The audio is crystal clear, and it's a great reminder of the way that Doctor Who used to be - multi-episode stories, with cliffhangers every half an hour. Although these aren't evident from the CDs, you can play a great game of 'spot where the TV episode would have ended', and Christopher Bidmead's narration is fantastic - although it is strange to hear the Doctor's dialogue spoken by somebody else.
A great retelling of a great book, and for all 30/40 somethings who want to remember how great Doctor Who used to be (not that it isn't now) then it's highly recommended.
The original television version of the story had a great deal of tension building throughout the four episodes and is seen by many as one of the great Doctor Who stories. However, although I do enjoy the story and can see why people would like it I can also see what is at fault.
The wonderful thing about the written word, to be more precise, the novelisations, is that you can go over the story and with a wonderful flourish of the pen increase the production values, go over mistakes, tighten the story, fix certain elements and increase the tension and so on. For example, the murder of a policeman and Tegan's Aunt in the television series was sadly disappointing due to the lack of money. However, this reading of the novelisation allows the full creepy idea of them being shrunk to death, to the size of dolls to be fully realised and the hunting description stays with you.
The novelisation of Logopolis was written by the actual scriptwriter and as he is a highly respected scientific writer, and this is apparent due to the rich use of language, the plot is a complicated one. This rich vocabulary benefits the plot hugely as it heavily revolves around the concept of mathematics as language, and how numbers can be made to effect change in the real world.Read more ›
Most Recent Customer Reviews
JUST BOUGHT THIS TO REPLACE MY ORIGINAL ONE AS IT GOT DAMAGED SO WANTED A MINT COPY THIS WAS INDEED MINTPublished on 22 May 2014 by John Hogg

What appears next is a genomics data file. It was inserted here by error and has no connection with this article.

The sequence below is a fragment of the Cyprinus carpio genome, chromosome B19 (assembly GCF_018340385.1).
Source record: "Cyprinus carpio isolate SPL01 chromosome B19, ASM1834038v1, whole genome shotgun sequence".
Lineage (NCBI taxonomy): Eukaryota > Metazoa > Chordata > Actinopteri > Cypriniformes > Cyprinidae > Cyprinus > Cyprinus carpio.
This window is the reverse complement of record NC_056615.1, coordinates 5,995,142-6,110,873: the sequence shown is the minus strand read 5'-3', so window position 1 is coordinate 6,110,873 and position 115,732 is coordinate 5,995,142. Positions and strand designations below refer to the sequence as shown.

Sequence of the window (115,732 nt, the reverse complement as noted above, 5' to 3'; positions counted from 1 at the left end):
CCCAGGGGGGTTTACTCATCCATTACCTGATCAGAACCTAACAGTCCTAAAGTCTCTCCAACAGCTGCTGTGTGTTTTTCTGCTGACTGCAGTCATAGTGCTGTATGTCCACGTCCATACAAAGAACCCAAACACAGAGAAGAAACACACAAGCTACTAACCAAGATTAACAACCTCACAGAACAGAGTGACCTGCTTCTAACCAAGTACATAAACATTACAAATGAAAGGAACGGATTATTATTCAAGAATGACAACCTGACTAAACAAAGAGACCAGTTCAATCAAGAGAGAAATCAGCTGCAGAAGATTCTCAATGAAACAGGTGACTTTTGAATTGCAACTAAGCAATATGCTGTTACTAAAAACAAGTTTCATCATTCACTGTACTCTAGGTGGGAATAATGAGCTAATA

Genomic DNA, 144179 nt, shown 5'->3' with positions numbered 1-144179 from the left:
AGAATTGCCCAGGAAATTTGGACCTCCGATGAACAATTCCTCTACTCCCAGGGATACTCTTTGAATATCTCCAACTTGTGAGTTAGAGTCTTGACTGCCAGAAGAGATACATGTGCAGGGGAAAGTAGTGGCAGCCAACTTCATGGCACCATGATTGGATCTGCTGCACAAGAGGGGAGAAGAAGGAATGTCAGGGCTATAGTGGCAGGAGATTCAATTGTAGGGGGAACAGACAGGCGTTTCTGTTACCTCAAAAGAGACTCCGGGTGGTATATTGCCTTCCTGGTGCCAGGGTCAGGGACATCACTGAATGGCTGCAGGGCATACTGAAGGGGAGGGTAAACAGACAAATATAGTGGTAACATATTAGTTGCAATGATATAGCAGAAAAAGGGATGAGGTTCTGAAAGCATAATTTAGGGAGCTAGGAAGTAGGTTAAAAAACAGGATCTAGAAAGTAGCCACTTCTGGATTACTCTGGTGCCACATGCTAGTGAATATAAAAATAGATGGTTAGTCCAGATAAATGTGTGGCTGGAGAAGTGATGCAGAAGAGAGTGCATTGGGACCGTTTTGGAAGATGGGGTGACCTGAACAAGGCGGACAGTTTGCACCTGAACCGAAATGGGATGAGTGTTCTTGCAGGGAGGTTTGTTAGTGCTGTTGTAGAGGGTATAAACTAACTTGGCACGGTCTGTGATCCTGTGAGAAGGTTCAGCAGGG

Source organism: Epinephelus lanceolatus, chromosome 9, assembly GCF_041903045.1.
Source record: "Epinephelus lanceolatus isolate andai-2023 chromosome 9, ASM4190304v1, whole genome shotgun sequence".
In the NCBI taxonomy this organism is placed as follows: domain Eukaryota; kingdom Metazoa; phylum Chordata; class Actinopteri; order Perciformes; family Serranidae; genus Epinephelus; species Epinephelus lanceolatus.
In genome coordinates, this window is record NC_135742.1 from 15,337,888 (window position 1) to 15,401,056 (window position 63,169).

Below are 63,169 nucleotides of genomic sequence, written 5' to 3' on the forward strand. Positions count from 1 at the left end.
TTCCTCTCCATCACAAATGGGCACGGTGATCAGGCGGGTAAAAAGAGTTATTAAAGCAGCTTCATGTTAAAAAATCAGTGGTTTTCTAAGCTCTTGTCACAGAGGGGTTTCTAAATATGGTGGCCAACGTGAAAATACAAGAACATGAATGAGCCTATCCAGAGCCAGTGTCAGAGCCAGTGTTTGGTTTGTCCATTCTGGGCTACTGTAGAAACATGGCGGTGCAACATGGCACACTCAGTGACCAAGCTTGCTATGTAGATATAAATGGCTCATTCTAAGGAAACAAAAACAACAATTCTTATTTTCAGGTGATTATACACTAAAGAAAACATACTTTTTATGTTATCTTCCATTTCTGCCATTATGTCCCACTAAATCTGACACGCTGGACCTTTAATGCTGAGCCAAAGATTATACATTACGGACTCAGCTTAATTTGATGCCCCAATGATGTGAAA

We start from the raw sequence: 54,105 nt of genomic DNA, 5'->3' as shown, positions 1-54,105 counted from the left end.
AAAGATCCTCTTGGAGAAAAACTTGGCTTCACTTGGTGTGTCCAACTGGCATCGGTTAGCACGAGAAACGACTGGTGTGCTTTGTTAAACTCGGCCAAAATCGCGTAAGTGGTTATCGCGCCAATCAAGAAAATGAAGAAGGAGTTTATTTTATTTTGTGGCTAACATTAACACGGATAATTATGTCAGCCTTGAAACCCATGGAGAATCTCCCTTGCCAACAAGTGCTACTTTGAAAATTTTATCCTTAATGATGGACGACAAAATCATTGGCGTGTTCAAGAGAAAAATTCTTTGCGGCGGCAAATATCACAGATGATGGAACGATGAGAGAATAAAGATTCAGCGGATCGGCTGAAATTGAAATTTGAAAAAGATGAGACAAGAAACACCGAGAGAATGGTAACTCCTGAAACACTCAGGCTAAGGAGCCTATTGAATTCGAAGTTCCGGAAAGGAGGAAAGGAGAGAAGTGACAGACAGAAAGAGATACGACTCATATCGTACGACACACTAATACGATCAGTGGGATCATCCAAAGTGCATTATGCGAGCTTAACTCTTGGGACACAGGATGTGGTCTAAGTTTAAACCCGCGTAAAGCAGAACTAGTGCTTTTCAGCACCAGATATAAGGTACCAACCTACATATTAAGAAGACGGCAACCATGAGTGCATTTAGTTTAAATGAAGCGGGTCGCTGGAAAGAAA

For me this took me back to the classic doctor for me, Tom Baker
Great to listen to on a long flight, kept me entertained for hours!
I got this for a Family member who assures me that this cd is great and just the thing to listen to in the car.Published on 16 Jun. 2012 by L. E. Cooper
Written by Christopher Bidmead and first broadcast in 1981, Logopolis follows on from Castrovalva but only in a very loose sense - so being unaware of the earlier story won't spoil... Read morePublished on 21 Oct. 2010 by Mr. P. HAIGH
Although I was somewhat disappointed to find that it is not Tom Baker himself reading this story, it has to be said that Christopher Bidmead does a good job. Read morePublished on 27 Sept. 2010 by Otto99
This is a gret story from the Tom Baker era. I vaguely remember his regeneration, but I don't remember this story at all. Read morePublished on 20 Aug. 2010 by woody_tng
This is a Tom Baker period Doctor Who adventure which features the Master. Two iconic characters from the long running BBc series. Read morePublished on 22 April 2010 by Stevetrumpet
This is another quality production from the archives of Doctor Who.
The story starts quite slowly but after the first disc the pace quickens and I was drawn into the... Read more
Christopher Bidmead reads the novelisation of his story Logopolis, closing out the chronicles of the Fourth Doctor and his travels through time and space. Read morePublished on 11 April 2010 by Karura